How do I know if I'm running right?

IMPORTANT COVID-19 INFORMATION

At this time, our office continues to be open to new and existing patients. We use hospital-grade sanitizers and are taking measures to ensure patients maintain social distancing by not having anyone wait in our reception room with others. We are continuing operation in an effort to keep patients out of the urgent care clinics and hospital emergency departments, which increases the chances of being exposed to the virus. We have x-ray and ultrasound in the office to prevent you from having to go elsewhere.

For those patients who cannot or wish not to visit the office, we are offering private video telemedicine visits. Simply call the office at 713-785-7881 and ask for an e-visit and we will be happy to get you set up for an immediate appointment. You can also request an appointment through our website.

Are you running right?Most of us never really learned how to run. We started walking as a child and running came naturally soon after. In fact, that's the appeal for most people who take up running for exercise: you lace up your shoes and go!

 

If running was so natural, why do injuries occur? Even though we know how to run does not mean we do it efficiently. That said, many people take advice from friends, books, and running magazines, about the right way to run. Such advice is often problematic, since everyone runs a bit differently. For instance, one runner used a heel strike and another with a midfoot strike. Neither is wrong, per se, but depends on many factors, including foot type and the associated biomechanics.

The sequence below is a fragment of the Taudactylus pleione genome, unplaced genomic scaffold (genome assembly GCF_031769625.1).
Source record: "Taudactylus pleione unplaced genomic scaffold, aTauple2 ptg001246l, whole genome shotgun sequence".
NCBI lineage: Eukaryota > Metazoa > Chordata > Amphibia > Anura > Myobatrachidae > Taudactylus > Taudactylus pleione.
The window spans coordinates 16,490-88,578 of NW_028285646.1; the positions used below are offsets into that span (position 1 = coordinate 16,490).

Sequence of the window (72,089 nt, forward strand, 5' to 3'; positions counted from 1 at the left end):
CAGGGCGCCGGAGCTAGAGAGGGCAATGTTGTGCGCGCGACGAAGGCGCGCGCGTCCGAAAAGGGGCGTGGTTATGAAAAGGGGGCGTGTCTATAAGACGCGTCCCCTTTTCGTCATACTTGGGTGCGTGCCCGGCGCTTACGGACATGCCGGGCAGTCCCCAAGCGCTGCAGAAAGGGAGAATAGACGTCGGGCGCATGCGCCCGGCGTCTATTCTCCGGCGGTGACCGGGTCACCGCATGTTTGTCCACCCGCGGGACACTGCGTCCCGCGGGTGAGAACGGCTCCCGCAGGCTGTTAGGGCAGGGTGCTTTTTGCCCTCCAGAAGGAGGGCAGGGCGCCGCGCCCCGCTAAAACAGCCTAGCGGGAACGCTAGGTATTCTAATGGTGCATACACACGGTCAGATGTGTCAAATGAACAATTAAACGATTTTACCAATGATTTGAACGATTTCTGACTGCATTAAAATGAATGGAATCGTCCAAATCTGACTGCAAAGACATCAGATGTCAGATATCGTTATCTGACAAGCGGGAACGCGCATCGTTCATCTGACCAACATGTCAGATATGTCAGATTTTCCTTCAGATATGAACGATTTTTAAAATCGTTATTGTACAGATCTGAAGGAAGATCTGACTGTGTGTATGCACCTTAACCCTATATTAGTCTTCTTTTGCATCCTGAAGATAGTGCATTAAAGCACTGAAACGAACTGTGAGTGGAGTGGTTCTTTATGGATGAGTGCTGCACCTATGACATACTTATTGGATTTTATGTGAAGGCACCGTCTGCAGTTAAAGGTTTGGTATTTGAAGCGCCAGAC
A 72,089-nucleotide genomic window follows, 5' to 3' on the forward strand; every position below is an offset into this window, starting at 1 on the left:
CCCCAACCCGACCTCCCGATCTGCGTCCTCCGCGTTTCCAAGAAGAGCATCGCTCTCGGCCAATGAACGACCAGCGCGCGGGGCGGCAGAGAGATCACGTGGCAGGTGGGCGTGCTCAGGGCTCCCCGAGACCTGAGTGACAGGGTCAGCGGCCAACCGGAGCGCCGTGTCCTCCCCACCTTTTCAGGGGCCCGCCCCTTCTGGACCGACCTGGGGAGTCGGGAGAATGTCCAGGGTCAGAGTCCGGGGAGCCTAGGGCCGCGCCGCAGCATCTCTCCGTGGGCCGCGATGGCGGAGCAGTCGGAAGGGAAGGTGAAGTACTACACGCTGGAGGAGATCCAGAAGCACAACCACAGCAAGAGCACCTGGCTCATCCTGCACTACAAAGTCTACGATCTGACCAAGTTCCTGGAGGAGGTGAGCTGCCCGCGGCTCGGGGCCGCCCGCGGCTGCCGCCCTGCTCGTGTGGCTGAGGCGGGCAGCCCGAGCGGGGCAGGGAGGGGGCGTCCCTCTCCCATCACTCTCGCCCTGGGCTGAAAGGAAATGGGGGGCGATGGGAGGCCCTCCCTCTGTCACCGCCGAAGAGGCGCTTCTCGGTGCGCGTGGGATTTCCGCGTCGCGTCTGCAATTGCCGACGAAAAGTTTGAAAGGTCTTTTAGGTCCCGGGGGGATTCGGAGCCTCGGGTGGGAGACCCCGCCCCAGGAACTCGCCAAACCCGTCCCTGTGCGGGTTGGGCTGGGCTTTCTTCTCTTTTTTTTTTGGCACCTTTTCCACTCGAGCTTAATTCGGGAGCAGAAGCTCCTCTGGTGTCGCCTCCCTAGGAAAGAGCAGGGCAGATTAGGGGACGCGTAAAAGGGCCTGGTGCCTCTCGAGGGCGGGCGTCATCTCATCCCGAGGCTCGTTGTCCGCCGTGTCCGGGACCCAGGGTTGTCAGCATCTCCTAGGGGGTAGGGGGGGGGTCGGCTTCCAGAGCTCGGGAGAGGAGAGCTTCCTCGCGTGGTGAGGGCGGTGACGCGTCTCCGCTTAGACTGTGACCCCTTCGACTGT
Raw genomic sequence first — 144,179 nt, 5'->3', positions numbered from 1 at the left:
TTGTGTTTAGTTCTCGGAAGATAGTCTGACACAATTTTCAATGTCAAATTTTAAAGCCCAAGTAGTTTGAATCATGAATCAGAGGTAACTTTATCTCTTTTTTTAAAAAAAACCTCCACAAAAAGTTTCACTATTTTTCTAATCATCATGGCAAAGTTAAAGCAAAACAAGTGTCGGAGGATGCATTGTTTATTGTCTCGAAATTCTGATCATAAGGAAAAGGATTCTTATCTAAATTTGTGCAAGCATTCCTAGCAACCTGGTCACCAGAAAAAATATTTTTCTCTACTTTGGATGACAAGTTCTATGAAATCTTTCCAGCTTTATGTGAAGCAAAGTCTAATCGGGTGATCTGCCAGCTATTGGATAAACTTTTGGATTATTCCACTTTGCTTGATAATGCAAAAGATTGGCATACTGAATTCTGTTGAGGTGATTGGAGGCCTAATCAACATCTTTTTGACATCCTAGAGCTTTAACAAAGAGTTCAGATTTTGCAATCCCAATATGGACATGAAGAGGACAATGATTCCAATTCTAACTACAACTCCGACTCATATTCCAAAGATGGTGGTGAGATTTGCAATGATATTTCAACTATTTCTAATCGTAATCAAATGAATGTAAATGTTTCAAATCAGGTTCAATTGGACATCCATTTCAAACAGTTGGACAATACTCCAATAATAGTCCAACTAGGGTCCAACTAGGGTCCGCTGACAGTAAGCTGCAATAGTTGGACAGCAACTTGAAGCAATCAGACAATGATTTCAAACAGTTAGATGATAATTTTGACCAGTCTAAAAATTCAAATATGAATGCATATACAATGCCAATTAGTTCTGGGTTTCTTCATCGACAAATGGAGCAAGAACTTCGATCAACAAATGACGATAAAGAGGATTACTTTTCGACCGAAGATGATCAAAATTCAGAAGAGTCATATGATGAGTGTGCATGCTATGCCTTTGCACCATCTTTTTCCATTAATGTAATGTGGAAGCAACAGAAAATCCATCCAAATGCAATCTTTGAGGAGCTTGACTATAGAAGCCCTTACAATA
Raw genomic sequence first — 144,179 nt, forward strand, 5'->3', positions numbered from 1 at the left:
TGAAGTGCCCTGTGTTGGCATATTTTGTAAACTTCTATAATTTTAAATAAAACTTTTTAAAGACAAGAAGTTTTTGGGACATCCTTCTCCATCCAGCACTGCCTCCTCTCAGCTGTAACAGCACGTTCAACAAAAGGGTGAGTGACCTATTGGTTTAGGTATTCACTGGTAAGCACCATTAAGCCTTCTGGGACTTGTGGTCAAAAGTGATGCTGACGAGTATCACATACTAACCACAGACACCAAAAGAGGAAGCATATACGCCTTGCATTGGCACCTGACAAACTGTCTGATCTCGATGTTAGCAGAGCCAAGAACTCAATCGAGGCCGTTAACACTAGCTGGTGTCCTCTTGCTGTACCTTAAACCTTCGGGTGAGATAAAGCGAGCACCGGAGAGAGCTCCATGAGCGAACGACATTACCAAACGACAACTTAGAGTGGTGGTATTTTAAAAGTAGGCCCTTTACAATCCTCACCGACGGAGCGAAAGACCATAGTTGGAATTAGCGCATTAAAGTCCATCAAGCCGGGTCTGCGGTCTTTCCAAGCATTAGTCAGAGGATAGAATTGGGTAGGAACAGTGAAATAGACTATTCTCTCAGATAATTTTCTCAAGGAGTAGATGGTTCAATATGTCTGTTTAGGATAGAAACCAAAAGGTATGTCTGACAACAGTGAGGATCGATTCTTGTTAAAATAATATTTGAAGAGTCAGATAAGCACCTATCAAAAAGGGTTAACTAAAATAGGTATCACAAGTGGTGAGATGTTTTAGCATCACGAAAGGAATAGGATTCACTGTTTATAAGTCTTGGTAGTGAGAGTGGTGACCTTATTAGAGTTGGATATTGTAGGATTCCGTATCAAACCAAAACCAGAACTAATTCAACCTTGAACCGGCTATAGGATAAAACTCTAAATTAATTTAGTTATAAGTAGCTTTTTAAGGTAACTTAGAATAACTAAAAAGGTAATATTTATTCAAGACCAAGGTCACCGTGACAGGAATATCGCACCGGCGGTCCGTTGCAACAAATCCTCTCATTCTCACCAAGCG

If you are determined to make significant changes in your running gait, you should consider doing so with an experienced running coach. A coach will be able to objectively watch you run an offer appropriate recommendations.

 

There are also times where your running is impacted by mechanical instability. This causes the muscles to work harder and leads to overuse injuries, such as plantar fasciitis, Achilles tendonitis, and shin splints, and also results in getting fatigued quickly. These cases are well managed with custom foot orthotics.

 

If you are noticing that you can't run as far or as long as you like, contact Dr. Andrew Schneider in Houston, TX. Dr. Schneider will perform a comprehensive biomechanical examination to identify where you are not efficient and will recommend the best treatment to improve your running.

Dr. Andrew Schneider
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Dr. Andrew Schneider is a podiatrist and foot surgeon at Tanglewood Foot Specialists in Houston, TX.